Rachel Zoe Teams Up With The List’s CEO On New Social Commerce App

In the never-ending quest to improve the luxury shopping experience, one technological advancement begets the next; in 2022 its shaping up to be social commerce. E-commerce site The List is leading the way with an app. This latest tool will enhance the transaction experience for the sophisticated customer on the hunt for those hard-to-find items by connecting them with far-flung stockists and brands the world over who are aiming to get merch off the shelves and into the arms of fashion lovers. Behind this latest innovation hoping to surpass the rest is tech entrepreneur Andreas Skorski, who founded The List in 2016 and counts media personality and fashion professional Rachel Zoe among his investors slash advisors.

Slated to launch on the app store on December 15th, just ahead of the most shopping-centric holiday of the year, The List app proposes the first luxury social commerce platform to combine content, commerce, and entertainment. Skorski believes his app outperforms sites like Farfetch, which currently offers similar services thanks to its investment in tech and acquiring Brown’s London, The Yes by surpassing the reach of product and content, Nate which is based on friend recommendations and adding personal entertainment factor that WhatsApp and WeChat customer and shop interfacing lacks.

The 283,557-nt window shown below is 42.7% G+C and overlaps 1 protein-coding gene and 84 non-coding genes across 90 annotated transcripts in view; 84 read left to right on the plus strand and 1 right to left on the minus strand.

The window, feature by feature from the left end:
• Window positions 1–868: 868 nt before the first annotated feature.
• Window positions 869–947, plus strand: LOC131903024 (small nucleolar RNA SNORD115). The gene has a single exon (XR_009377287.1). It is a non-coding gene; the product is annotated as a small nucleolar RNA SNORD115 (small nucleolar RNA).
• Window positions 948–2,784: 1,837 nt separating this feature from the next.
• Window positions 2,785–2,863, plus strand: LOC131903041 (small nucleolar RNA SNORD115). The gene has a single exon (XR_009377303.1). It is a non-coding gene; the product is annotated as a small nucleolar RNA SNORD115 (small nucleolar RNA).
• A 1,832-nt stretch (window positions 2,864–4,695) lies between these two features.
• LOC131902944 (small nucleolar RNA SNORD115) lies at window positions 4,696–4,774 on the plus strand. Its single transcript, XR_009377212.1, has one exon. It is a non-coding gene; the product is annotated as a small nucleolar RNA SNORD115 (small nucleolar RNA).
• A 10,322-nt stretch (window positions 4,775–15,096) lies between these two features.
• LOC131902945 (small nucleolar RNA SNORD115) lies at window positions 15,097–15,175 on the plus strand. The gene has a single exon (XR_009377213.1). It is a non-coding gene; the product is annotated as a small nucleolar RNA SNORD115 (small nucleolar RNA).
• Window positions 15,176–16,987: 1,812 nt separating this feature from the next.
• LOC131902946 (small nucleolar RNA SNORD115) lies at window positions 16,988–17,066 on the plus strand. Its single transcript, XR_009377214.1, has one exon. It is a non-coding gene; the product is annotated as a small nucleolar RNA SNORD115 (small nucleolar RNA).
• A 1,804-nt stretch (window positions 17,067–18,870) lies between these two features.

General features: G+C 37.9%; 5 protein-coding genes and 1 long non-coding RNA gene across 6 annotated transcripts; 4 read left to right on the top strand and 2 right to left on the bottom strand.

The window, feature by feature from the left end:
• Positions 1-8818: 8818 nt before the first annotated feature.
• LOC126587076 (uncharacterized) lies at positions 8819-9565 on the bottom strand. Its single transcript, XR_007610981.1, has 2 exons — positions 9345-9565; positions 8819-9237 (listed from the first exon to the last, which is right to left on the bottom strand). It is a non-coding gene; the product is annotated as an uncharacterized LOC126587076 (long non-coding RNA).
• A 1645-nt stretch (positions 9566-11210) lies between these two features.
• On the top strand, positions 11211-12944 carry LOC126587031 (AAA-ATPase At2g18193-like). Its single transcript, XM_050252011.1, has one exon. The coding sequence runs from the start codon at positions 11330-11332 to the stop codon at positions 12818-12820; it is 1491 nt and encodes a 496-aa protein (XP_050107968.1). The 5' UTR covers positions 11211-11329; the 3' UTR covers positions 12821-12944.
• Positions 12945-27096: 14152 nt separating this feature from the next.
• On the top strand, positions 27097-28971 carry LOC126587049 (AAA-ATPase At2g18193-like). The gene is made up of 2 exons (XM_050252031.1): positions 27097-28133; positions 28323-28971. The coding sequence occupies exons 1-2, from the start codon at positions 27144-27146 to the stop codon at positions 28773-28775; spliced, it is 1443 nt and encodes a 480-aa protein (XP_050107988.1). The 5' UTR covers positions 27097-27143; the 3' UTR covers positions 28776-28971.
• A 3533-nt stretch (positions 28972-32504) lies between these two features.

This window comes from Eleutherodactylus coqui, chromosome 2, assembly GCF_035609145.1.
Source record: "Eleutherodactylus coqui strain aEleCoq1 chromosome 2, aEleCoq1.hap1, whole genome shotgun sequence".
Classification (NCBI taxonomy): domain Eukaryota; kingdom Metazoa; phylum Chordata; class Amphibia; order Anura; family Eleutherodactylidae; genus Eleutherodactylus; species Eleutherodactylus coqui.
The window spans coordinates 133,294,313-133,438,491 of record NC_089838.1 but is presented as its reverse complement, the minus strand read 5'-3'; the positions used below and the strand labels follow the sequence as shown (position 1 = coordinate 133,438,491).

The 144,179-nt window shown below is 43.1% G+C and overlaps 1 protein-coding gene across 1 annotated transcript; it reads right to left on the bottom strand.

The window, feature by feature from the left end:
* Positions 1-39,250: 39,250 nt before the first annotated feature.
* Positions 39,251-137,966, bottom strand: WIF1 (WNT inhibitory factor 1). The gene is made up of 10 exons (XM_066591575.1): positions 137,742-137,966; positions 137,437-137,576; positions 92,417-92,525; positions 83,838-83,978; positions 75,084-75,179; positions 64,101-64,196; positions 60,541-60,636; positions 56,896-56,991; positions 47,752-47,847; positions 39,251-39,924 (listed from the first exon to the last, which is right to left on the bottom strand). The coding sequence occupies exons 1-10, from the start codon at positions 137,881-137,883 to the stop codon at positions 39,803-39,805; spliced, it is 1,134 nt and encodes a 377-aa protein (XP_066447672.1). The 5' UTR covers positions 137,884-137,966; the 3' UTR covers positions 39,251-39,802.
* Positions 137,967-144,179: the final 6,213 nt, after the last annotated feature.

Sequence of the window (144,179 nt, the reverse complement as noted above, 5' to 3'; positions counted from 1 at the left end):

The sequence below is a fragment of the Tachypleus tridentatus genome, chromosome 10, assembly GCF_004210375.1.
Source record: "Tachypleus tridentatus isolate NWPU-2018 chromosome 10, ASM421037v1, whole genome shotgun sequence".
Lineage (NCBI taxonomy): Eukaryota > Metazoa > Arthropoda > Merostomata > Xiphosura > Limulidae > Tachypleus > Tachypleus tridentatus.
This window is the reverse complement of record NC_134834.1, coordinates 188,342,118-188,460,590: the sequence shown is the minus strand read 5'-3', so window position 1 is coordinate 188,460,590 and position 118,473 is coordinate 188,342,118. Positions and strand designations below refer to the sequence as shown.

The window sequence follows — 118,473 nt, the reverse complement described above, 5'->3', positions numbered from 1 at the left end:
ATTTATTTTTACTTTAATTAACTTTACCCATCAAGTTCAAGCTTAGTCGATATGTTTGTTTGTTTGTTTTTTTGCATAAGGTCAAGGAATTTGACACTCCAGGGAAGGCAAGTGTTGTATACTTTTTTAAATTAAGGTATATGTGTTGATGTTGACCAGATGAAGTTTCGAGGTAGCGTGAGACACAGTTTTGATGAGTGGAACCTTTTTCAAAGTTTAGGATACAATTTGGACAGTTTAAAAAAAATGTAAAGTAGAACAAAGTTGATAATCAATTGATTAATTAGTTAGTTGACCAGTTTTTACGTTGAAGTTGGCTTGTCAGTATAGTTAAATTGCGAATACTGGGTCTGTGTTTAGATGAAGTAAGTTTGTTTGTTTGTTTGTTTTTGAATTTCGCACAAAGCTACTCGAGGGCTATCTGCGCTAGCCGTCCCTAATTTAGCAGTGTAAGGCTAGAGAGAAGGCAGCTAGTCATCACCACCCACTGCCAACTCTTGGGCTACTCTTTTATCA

“We are creating a platform model where the consumer can take in highly personalized live on-air content based on your browsing behavior from around the world,” says Skorski explaining the difference from typical e-commerce experiences, which he calls ”transactional.” 

Furthermore, shoppers on The List can make purchases from various brands and stores via the app, eliminating the need to be directed to multiple checkouts. “For our model, it’s all in one basket, and you shop directly through the shoppable content and even live stream yourself into the store for a closer look at merchandise and to interact with the sales associate.